Thursday 29 September 2016

Hospital food so bad it makes patients sicker

Eilish O'Regan and Wayne O'Connor

Published 25/07/2015 | 02:30

Hiqa chief executive Phelim Quinn
Hiqa chief executive Phelim Quinn

One in four patients admitted to Irish hospitals is malnourished and many lose even more weight during their stay because of the poor quality of the food on offer.

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Patient safety watchdog the Health Information and Quality Authority (Hiqa) will carry out unannounced inspections of 13 public hospitals to examine meals served to patients.

Hiqa chief executive Phelim Quinn said many patients' recovery from illness was being set back further because they lose more weight in hospital.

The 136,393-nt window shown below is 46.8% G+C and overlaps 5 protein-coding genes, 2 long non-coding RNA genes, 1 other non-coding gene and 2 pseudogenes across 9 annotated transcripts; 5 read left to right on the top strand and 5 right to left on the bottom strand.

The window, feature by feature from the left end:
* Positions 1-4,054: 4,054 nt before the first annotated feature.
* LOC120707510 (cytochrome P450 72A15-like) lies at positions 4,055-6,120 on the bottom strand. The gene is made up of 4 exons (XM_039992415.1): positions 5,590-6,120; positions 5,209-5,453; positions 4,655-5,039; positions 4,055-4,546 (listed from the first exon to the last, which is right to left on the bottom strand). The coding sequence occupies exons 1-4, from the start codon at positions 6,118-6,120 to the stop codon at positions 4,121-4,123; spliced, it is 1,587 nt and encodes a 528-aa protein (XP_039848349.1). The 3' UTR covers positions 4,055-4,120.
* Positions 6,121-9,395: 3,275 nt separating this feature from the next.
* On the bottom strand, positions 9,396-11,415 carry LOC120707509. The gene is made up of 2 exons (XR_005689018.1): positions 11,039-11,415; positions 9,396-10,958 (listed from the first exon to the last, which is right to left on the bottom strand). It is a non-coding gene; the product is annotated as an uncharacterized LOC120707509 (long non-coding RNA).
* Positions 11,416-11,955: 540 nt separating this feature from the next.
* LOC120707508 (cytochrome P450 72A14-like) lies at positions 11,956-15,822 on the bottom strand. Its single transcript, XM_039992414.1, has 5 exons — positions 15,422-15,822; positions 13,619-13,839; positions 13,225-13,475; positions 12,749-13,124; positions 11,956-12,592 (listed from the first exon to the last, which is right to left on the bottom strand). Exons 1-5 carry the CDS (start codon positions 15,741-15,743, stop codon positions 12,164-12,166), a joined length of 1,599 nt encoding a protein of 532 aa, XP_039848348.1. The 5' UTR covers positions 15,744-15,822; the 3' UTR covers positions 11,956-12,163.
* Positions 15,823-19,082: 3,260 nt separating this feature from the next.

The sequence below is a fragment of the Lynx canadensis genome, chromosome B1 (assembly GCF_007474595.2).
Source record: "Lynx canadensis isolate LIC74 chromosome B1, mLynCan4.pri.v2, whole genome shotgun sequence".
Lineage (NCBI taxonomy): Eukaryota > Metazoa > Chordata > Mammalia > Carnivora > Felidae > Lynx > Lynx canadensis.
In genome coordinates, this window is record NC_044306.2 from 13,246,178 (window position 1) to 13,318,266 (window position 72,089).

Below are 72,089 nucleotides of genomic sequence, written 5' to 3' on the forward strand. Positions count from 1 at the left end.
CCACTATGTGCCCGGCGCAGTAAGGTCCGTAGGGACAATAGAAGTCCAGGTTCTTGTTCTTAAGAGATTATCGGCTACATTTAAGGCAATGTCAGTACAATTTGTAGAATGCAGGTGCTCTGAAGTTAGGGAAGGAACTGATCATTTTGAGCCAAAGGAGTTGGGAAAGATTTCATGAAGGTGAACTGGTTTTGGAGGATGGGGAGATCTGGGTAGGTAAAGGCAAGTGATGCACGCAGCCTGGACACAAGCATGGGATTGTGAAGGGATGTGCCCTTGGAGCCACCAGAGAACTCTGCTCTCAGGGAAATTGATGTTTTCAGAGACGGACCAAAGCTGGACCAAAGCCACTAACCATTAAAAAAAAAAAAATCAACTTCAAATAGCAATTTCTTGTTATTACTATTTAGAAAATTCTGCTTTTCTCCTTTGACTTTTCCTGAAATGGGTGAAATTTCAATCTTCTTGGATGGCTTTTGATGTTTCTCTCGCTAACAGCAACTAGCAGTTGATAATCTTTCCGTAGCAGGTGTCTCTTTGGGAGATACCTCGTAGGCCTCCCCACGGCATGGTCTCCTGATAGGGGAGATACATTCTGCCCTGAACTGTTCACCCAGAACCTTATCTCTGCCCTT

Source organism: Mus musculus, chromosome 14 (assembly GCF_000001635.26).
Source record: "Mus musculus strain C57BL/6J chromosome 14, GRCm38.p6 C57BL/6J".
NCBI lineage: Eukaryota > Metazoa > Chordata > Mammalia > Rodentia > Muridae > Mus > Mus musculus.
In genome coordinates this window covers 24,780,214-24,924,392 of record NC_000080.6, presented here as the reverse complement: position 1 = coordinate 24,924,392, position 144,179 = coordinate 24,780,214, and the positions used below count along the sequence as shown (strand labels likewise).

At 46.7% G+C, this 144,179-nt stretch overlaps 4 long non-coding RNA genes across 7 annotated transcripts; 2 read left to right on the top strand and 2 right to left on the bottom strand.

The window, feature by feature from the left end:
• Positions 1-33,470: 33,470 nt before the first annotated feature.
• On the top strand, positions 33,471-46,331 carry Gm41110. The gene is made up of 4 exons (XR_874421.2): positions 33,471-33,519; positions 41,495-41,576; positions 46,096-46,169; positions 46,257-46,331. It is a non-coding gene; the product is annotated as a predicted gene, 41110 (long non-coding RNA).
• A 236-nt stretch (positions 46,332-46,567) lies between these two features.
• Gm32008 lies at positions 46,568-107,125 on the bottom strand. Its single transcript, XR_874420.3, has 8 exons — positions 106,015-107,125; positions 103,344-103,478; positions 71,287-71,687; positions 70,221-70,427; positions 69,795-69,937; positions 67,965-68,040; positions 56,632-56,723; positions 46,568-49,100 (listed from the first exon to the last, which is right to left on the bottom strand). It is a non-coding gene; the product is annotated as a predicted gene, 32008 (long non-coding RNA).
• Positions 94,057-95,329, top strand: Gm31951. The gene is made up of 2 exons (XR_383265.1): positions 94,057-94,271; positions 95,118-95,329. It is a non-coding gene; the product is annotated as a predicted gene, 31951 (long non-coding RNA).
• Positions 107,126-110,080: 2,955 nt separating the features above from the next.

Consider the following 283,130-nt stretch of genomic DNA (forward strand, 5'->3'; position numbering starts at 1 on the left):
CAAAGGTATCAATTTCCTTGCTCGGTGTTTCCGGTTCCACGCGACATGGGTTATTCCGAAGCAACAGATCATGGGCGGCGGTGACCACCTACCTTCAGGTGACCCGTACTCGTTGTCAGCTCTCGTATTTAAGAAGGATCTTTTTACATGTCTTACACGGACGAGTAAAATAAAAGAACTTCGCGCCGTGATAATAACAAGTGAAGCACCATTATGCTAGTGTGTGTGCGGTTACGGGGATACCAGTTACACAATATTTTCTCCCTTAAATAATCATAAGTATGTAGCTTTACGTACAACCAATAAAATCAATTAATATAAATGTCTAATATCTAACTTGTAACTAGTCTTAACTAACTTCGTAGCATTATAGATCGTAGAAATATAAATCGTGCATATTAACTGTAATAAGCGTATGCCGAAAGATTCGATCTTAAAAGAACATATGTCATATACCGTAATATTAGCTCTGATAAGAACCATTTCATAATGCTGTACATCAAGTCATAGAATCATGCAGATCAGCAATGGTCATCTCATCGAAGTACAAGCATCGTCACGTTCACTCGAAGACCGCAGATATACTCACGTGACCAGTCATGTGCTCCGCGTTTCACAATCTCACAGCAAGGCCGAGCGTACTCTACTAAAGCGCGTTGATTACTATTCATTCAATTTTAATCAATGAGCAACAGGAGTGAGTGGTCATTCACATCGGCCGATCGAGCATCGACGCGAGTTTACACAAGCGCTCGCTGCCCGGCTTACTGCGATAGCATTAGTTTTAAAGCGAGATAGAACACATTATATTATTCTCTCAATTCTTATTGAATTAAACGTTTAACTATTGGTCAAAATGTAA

The Irish Independent has spoken to a number of cystic fibrosis patients who have told how they are spending €100 a week bringing extra food into hospital because they are not happy that their dietary requirements are being met.

One patient, Lydia Daly (22), from Portmarnock, Dublin, said she had to wait 16 hours overnight between dinner and breakfast and was served "shrivelled-up broccoli".

Just one in 10 hospitals are routinely screening patients for malnutrition, leaving thousands at risk of slipping through the net.

Mr Quinn said malnutrition was a particular risk for elderly patients, people with cancer and those who had undergone surgery.

Irish Independent

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